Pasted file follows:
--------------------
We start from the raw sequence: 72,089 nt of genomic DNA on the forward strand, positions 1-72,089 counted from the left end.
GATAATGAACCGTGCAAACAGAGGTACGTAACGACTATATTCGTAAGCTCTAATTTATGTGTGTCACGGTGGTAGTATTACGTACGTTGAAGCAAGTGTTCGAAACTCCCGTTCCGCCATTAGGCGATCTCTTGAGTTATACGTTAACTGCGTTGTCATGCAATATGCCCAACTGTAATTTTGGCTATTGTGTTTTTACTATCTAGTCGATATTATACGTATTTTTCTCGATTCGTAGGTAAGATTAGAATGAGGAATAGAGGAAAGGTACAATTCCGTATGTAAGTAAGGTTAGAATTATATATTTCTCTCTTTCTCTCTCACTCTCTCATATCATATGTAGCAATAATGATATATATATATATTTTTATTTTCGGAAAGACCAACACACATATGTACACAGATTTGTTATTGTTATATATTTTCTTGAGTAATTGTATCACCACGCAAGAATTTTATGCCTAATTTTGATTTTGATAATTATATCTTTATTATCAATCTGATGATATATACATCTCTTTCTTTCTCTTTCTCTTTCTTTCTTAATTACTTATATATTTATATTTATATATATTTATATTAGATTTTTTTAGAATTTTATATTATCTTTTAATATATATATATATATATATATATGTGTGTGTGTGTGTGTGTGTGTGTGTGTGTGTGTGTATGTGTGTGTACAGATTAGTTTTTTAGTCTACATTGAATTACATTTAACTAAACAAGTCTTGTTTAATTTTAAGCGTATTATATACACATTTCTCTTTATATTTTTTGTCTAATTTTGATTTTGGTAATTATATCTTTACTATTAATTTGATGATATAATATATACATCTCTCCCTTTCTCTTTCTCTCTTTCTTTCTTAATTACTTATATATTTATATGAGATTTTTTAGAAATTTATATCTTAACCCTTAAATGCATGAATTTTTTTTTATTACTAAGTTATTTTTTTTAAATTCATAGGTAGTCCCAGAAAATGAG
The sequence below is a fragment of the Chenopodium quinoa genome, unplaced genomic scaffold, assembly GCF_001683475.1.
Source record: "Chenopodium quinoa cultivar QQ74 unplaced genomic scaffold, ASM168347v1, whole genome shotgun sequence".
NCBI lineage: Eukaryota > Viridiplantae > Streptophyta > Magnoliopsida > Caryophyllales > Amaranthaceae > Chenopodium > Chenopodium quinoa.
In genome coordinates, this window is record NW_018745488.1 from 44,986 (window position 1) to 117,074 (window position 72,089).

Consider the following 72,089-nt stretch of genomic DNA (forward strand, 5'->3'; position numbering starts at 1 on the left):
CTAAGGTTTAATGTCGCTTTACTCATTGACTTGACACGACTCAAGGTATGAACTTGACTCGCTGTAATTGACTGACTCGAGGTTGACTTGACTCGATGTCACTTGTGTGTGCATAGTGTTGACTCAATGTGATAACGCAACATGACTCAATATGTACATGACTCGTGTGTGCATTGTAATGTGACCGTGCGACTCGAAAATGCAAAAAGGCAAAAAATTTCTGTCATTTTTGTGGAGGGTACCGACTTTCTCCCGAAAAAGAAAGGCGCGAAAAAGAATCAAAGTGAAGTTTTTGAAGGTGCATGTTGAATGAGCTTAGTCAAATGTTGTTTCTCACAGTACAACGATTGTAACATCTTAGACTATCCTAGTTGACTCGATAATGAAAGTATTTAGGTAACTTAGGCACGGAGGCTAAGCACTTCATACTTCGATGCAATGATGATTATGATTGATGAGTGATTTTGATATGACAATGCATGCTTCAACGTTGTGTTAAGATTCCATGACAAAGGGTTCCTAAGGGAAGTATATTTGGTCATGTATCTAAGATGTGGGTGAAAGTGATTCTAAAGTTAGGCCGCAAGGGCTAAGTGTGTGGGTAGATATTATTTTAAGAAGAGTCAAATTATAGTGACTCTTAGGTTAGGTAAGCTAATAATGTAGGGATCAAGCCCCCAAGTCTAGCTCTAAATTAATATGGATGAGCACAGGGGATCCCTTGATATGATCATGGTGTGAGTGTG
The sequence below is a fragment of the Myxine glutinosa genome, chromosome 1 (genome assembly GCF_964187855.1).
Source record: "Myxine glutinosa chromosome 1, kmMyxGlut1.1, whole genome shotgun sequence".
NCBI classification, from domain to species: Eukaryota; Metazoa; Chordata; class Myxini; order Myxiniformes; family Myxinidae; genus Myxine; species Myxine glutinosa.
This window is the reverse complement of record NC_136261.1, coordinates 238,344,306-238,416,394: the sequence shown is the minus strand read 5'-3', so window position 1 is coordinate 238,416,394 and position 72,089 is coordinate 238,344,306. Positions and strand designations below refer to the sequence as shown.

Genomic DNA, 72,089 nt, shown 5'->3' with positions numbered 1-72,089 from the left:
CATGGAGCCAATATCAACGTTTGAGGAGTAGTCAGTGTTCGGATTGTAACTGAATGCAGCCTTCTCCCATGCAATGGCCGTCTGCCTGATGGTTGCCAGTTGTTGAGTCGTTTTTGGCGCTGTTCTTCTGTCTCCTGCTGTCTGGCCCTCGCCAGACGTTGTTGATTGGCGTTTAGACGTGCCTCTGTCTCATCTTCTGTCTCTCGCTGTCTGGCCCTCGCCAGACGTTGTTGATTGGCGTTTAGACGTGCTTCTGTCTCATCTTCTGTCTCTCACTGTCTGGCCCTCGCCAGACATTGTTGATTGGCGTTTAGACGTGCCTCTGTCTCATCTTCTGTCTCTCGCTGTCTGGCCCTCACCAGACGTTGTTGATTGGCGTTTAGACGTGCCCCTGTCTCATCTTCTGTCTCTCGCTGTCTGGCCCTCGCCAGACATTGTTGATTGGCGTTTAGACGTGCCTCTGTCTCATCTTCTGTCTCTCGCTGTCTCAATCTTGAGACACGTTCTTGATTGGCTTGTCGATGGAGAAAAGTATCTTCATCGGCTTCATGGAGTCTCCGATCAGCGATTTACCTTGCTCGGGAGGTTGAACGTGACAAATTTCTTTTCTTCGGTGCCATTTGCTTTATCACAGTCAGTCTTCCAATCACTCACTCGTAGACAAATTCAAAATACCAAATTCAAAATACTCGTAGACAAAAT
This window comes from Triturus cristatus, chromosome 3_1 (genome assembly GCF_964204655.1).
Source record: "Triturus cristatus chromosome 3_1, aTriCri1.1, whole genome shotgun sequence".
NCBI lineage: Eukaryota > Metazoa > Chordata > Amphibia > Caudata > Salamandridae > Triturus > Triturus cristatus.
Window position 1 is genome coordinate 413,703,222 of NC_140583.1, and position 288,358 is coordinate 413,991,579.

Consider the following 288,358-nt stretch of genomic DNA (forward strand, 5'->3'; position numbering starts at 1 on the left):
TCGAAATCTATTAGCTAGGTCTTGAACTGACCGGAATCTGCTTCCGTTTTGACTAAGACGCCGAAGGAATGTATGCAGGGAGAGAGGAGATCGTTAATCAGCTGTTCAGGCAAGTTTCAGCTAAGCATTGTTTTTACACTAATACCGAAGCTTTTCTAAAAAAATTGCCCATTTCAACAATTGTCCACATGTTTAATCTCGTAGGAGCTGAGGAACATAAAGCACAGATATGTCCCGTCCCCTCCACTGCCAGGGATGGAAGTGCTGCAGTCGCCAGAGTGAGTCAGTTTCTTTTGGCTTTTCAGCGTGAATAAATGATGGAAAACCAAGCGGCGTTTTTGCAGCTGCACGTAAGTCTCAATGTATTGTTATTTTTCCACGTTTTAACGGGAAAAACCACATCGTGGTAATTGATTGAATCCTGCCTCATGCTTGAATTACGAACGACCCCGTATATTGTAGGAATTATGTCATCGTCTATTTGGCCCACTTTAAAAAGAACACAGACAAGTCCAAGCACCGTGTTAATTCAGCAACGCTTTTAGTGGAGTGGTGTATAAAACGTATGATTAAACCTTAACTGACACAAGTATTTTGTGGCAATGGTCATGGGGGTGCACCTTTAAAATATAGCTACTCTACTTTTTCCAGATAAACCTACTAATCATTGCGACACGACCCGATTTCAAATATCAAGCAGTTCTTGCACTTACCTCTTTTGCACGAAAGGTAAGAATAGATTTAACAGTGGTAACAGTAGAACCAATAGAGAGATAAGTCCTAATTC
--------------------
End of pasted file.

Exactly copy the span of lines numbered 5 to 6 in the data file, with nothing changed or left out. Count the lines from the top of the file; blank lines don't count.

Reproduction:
NCBI lineage: Eukaryota > Viridiplantae > Streptophyta > Magnoliopsida > Caryophyllales > Amaranthaceae > Chenopodium > Chenopodium quinoa.
In genome coordinates, this window is record NW_018745488.1 from 44,986 (window position 1) to 117,074 (window position 72,089).